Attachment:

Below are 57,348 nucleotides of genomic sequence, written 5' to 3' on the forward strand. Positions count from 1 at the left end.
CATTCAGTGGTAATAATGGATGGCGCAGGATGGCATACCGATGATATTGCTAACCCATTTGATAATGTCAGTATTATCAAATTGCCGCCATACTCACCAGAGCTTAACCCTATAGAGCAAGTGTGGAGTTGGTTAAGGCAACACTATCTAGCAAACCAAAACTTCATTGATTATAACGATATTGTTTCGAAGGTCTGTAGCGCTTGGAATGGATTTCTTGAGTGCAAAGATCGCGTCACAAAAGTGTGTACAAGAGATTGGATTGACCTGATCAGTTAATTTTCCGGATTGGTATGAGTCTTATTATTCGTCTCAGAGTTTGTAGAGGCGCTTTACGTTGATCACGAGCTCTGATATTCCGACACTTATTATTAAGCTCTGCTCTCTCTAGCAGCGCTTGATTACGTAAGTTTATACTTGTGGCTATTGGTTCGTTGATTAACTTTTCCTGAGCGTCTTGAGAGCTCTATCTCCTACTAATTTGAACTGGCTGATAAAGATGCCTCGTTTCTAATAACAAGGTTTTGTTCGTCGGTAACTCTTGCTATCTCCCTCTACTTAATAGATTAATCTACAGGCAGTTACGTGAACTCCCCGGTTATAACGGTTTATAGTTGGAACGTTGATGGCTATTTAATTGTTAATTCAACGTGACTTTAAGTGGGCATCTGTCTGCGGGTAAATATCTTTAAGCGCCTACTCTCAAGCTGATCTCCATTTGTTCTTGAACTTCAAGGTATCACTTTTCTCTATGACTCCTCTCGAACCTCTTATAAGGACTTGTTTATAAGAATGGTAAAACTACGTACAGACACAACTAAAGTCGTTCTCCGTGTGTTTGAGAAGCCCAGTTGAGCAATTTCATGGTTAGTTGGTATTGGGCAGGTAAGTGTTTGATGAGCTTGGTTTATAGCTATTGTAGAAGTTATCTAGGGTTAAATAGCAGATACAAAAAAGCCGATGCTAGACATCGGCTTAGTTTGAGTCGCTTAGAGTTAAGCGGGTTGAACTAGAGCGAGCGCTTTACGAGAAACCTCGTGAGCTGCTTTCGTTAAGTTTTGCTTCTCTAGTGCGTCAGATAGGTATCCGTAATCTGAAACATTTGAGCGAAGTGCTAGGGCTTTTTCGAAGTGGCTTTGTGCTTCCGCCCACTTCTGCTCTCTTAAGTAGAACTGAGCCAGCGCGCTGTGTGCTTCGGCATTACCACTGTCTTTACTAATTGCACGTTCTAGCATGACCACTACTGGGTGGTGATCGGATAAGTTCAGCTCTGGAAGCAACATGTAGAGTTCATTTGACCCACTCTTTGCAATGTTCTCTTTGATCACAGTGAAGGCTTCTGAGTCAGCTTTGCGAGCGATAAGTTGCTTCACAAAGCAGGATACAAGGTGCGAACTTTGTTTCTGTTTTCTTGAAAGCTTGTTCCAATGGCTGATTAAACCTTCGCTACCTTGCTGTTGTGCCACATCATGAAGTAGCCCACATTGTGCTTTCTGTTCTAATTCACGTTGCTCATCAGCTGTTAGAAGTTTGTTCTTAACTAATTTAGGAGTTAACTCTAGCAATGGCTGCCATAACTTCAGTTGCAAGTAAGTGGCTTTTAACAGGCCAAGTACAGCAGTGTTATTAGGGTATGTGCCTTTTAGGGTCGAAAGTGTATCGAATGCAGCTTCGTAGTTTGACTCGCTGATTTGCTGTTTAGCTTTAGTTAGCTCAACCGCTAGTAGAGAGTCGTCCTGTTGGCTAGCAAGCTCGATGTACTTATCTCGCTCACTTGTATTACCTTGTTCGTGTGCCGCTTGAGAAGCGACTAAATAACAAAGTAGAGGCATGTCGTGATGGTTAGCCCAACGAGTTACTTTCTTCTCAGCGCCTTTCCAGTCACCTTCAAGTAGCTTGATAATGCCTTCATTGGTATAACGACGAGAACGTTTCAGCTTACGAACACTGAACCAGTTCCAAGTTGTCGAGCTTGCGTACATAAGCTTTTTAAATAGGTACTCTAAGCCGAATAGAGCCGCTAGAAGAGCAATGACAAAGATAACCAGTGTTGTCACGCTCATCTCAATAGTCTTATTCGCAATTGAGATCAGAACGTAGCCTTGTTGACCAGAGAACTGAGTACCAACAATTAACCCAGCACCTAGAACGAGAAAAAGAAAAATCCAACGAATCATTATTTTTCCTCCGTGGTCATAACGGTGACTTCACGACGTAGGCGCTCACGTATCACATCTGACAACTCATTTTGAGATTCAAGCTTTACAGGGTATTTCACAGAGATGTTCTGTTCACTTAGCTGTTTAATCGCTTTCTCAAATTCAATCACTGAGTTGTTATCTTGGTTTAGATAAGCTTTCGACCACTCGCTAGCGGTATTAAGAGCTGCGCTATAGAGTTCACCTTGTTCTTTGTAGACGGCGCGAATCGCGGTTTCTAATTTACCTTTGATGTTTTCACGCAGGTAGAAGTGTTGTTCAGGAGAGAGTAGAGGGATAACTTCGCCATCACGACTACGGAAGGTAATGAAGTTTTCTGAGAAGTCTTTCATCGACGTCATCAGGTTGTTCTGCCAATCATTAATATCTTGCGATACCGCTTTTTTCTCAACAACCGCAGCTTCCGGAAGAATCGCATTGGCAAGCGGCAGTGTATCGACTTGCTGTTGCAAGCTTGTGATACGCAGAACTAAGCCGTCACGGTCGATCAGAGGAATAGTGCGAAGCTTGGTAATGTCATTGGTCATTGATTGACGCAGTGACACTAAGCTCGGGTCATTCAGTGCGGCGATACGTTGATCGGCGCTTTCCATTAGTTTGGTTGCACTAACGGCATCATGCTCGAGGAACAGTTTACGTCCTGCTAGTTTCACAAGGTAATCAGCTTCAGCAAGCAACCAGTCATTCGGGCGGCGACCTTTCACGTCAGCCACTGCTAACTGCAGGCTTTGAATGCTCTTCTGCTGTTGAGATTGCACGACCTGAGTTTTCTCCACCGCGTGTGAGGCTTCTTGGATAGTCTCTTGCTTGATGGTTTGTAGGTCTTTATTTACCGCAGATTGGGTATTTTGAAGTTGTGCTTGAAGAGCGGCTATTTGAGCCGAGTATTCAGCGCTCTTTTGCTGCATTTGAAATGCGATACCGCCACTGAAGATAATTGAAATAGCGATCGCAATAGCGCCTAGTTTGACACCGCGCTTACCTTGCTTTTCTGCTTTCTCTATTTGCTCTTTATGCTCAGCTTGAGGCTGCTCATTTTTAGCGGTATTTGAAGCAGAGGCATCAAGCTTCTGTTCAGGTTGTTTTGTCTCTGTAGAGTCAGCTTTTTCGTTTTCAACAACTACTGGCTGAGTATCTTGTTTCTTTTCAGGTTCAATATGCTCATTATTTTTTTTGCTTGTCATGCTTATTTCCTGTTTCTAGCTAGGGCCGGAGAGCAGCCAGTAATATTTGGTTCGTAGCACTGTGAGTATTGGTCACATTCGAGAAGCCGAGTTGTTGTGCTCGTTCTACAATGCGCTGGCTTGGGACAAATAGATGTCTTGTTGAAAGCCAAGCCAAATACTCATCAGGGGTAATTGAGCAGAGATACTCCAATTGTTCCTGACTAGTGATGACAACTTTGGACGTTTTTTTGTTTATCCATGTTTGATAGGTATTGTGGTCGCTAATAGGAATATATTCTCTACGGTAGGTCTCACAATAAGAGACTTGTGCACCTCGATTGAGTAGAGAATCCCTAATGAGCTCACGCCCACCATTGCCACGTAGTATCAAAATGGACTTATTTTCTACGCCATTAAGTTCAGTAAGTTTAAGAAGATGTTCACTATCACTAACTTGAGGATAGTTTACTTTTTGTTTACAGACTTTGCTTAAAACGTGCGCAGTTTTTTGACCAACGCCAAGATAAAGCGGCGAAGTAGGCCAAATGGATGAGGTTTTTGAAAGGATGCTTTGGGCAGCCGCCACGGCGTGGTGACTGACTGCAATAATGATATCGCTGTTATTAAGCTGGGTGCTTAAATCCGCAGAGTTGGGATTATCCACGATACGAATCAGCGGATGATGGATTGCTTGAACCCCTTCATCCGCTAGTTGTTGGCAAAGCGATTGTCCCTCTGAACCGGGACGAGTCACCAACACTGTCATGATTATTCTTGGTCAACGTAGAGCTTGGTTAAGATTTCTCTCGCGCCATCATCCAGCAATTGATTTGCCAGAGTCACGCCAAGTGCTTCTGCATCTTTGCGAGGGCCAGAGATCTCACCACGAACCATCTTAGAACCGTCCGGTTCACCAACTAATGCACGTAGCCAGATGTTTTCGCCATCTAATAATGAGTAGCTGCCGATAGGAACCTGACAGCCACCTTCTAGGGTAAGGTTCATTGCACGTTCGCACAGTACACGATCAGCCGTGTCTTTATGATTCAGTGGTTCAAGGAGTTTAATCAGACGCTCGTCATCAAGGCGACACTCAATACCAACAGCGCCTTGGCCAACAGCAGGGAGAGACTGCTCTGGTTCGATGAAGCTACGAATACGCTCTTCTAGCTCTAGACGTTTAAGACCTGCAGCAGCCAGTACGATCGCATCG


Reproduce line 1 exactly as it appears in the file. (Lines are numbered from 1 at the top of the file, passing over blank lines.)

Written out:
Below are 57,348 nucleotides of genomic sequence, written 5' to 3' on the forward strand. Positions count from 1 at the left end.